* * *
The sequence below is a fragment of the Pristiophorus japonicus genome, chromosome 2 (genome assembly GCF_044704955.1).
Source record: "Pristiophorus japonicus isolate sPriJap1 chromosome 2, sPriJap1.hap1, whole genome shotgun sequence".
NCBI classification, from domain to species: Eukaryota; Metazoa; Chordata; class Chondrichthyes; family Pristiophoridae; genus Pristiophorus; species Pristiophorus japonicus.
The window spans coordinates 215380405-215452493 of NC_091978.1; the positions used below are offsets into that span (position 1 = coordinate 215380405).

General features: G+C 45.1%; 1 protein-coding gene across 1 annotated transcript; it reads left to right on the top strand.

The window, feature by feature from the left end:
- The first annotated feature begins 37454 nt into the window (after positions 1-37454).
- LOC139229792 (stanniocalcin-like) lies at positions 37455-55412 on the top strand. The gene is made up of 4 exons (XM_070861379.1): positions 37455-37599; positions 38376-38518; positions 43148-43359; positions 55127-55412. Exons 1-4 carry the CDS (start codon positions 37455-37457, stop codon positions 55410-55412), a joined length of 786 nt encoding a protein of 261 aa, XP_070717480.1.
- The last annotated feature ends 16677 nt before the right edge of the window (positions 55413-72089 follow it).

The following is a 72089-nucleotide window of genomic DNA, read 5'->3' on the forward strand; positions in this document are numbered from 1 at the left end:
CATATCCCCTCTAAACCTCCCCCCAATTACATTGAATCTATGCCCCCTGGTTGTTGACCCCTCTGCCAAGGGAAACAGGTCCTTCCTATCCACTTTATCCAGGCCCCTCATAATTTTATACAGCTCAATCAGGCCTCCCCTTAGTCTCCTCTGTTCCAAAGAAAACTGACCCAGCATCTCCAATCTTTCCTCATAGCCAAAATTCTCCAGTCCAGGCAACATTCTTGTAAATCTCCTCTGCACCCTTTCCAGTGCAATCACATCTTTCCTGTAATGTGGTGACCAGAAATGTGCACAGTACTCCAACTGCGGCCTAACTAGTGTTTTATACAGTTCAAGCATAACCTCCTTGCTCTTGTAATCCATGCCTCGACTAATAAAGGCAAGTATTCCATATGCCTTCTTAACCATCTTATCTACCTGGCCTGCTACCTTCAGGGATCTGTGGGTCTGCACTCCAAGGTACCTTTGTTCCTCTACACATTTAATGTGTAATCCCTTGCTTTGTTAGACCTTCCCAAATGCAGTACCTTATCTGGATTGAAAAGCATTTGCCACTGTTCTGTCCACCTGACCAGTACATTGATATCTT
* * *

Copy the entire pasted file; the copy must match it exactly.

The sequence below is a fragment of the Pristiophorus japonicus genome, chromosome 2 (genome assembly GCF_044704955.1).
Source record: "Pristiophorus japonicus isolate sPriJap1 chromosome 2, sPriJap1.hap1, whole genome shotgun sequence".
NCBI classification, from domain to species: Eukaryota; Metazoa; Chordata; class Chondrichthyes; family Pristiophoridae; genus Pristiophorus; species Pristiophorus japonicus.
The window spans coordinates 215380405-215452493 of NC_091978.1; the positions used below are offsets into that span (position 1 = coordinate 215380405).

General features: G+C 45.1%; 1 protein-coding gene across 1 annotated transcript; it reads left to right on the top strand.

The window, feature by feature from the left end:
- The first annotated feature begins 37454 nt into the window (after positions 1-37454).
- LOC139229792 (stanniocalcin-like) lies at positions 37455-55412 on the top strand. The gene is made up of 4 exons (XM_070861379.1): positions 37455-37599; positions 38376-38518; positions 43148-43359; positions 55127-55412. Exons 1-4 carry the CDS (start codon positions 37455-37457, stop codon positions 55410-55412), a joined length of 786 nt encoding a protein of 261 aa, XP_070717480.1.
- The last annotated feature ends 16677 nt before the right edge of the window (positions 55413-72089 follow it).

The following is a 72089-nucleotide window of genomic DNA, read 5'->3' on the forward strand; positions in this document are numbered from 1 at the left end:
CATATCCCCTCTAAACCTCCCCCCAATTACATTGAATCTATGCCCCCTGGTTGTTGACCCCTCTGCCAAGGGAAACAGGTCCTTCCTATCCACTTTATCCAGGCCCCTCATAATTTTATACAGCTCAATCAGGCCTCCCCTTAGTCTCCTCTGTTCCAAAGAAAACTGACCCAGCATCTCCAATCTTTCCTCATAGCCAAAATTCTCCAGTCCAGGCAACATTCTTGTAAATCTCCTCTGCACCCTTTCCAGTGCAATCACATCTTTCCTGTAATGTGGTGACCAGAAATGTGCACAGTACTCCAACTGCGGCCTAACTAGTGTTTTATACAGTTCAAGCATAACCTCCTTGCTCTTGTAATCCATGCCTCGACTAATAAAGGCAAGTATTCCATATGCCTTCTTAACCATCTTATCTACCTGGCCTGCTACCTTCAGGGATCTGTGGGTCTGCACTCCAAGGTACCTTTGTTCCTCTACACATTTAATGTGTAATCCCTTGCTTTGTTAGACCTTCCCAAATGCAGTACCTTATCTGGATTGAAAAGCATTTGCCACTGTTCTGTCCACCTGACCAGTACATTGATATCTT